Electric Bass

  • Content count

  • Joined

  • Last visited

About Electric Bass

  • Rank
    Thunder Time Mine
  • Birthday 10/01/1986

Contact Methods

  • ICQ 0

Profile Information

  • Gender Male
  • Location Above it all

Recent Profile Visitors

9,776 profile views
  1. The Fusion Reactor Is (kinda) Born - new baby steps

    Stirling engines are more efficient at turning heat into electricity, but also bulkier and more expensive. They make more sense for stuff like space probes (where you want efficiency and reliability, and the cost isn't as much of an issue) versus power plants.  Fundamentally, you're just trying to convert heat output into useful electricity, which is going to be indirect no matter what. The only nuclear reactor designs which dodge this are the "aneutronic" fusion reactor proposals, which produce virtually all of their output in charged particle form.  One thing I'd also add about fusion is that if you want it to be widely adopted, you'll need it to come online sometime in the next 10-20 years in viable commercial design. If it doesn't come online in commercial design until 2100, it will be too late - we'll have restructured the entire energy grid around making effective use and storage of solar, wind, and tidal power. Fusion reactors would be up against some serious path dependency in grid design by then. 
  2. The Fusion Reactor Is (kinda) Born - new baby steps

    It's a good baby step, but the real threshold is whether they can scale it up and have it get net positive fusion power. "Scaling upwards" is the bane of fusion reactor designs - so many fusion reactor designs have been created where the creators are like "if we can only scale this up by a factor of 500 we'll hit breakeven", and then tons of problems show up in the process of trying to scale it upwards. Let's not romanticize fusion, either. It will produce much less radioactive waste than current fission power (and that waste won't stay dangerous for nearly as long), but it still will produce a fair amount of nuclear waste from the effects of the neutrons and brehmstralung radiation that gets out of containment on the containment vessel.  And unless you're doing the far more difficult design of getting aneutronic fusion (which is both far more difficult and with far lower energy density than deuterium fusion), they're also going to require a lot of fresh water for power generation.
  3. Mental Health Support Group

    My anxiety and intrusive thoughts shifted over to something else for a while, although I'm worried they'll shift back because I'll start thinking about how I'm not experiencing a particularly variety of them anymore, and argh. In any case, I've been doing really good for the past week or two. It's nice.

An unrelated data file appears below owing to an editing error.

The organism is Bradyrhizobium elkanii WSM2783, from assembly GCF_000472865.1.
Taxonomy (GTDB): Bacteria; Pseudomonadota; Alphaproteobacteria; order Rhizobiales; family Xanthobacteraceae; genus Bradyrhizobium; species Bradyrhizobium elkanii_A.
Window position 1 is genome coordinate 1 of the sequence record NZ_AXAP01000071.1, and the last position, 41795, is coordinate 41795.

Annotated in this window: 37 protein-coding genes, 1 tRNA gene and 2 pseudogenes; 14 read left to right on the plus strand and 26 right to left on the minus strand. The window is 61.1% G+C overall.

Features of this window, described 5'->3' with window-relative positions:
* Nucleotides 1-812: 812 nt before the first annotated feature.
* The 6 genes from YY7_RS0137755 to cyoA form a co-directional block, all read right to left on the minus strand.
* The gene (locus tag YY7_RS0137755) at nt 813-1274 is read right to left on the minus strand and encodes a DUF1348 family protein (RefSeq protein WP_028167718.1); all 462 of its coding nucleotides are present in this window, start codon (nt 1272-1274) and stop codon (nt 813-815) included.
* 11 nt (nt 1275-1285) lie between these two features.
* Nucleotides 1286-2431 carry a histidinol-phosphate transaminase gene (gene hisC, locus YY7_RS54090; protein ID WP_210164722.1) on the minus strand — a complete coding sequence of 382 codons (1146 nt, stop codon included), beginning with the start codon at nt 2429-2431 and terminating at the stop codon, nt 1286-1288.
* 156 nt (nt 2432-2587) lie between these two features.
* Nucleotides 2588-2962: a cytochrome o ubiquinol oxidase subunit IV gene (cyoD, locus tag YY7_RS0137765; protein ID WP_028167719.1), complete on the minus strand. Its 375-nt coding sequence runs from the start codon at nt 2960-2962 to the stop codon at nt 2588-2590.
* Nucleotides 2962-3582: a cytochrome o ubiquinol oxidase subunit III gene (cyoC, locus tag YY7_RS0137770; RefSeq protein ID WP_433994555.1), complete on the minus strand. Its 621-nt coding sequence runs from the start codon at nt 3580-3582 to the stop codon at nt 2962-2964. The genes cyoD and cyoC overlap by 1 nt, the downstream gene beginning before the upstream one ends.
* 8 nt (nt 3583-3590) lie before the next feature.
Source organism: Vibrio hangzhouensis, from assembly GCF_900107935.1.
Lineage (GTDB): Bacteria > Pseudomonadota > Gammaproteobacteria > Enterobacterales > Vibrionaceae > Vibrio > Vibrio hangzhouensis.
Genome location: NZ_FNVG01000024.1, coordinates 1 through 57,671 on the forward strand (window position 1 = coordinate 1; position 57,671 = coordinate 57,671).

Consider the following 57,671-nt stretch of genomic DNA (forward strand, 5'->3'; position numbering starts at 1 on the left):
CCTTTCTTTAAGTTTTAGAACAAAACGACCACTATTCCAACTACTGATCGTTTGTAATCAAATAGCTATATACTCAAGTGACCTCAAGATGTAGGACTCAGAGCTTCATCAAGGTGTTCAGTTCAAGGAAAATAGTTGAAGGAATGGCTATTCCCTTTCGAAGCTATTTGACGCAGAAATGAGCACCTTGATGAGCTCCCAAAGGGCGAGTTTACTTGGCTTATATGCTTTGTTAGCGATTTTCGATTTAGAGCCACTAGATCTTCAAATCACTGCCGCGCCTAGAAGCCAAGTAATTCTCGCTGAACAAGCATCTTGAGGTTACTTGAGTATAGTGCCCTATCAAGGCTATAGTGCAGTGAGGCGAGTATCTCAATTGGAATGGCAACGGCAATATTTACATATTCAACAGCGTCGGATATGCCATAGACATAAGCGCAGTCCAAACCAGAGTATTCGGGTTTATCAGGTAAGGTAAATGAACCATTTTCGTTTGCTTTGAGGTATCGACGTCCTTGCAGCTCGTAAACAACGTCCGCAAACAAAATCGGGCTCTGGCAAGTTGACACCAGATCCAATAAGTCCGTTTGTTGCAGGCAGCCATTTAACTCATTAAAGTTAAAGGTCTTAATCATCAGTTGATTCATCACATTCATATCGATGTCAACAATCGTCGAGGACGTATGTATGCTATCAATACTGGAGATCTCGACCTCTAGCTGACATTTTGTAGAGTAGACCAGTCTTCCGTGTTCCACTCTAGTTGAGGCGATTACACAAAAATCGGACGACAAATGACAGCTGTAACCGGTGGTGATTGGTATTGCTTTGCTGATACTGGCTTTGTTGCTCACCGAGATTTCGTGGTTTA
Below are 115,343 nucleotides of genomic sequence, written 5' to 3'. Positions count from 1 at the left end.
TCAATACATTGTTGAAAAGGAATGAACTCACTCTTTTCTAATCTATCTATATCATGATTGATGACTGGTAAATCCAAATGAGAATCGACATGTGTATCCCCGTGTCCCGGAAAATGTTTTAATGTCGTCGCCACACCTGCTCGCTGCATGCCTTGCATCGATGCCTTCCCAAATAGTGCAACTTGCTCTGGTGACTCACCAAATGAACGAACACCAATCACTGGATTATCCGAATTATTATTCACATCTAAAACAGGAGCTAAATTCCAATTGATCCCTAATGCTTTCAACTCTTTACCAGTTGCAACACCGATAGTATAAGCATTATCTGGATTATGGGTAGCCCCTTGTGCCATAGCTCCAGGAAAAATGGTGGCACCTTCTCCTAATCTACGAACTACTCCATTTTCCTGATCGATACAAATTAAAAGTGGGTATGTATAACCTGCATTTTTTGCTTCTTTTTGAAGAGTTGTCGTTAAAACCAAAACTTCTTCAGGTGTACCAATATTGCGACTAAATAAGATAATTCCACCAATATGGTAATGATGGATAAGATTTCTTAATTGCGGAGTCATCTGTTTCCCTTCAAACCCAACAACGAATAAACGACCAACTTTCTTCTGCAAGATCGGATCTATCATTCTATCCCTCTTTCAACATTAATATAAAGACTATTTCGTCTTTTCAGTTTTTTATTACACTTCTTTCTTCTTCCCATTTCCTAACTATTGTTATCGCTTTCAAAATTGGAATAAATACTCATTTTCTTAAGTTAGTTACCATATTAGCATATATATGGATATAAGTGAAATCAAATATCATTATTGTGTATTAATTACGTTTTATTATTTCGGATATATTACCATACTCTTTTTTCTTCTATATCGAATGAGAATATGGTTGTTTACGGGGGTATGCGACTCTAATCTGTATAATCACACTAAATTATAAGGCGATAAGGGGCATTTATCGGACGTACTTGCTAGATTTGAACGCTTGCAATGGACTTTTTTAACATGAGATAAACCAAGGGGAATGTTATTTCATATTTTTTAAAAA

4. They've become much more unequal internally, but since overall Chinese incomes have risen so much in the past 30 years it may be reducing global inequality. It's taken hundreds of millions of people who were among the poorest in the world in terms of income, and raised them up to middle-income status in the coastal cities. As for the rich countries, it's actually worse than that in the US. In the 1990s there was a trend towards expanding job numbers in high-skilled, highly educated categories and low-skilled, low-educated categories, with middle-skilled workers in trouble. But since about 2000 that's no longer the case - only low-skilled jobs have been heavily expanding, and the college premium in income is stagnant. I don't know about whether that holds in other rich countries, although I do know that the number of temporary workers expanded a lot of Japan and Germany, but not so much the entire EU (France, IIRC, had the biggest expansion of temporary workers in the 1990s, but not nearly as much since then). Germany also did their wage restraint thing with manufacturing in order to save jobs after about 2000.
  5. Ugh, I totally botched the quote function on that.  At what point does this become unsustainable? Are there any signs the trend is slowing, or can we expect wealth to concentrate into ever smaller pockets? I think it will eventually decline, especially with China and other developing countries getting richer (at least until the recent downturn). China especially is pulling up the bottom, and that's eventually going to show up in average wealth statistics.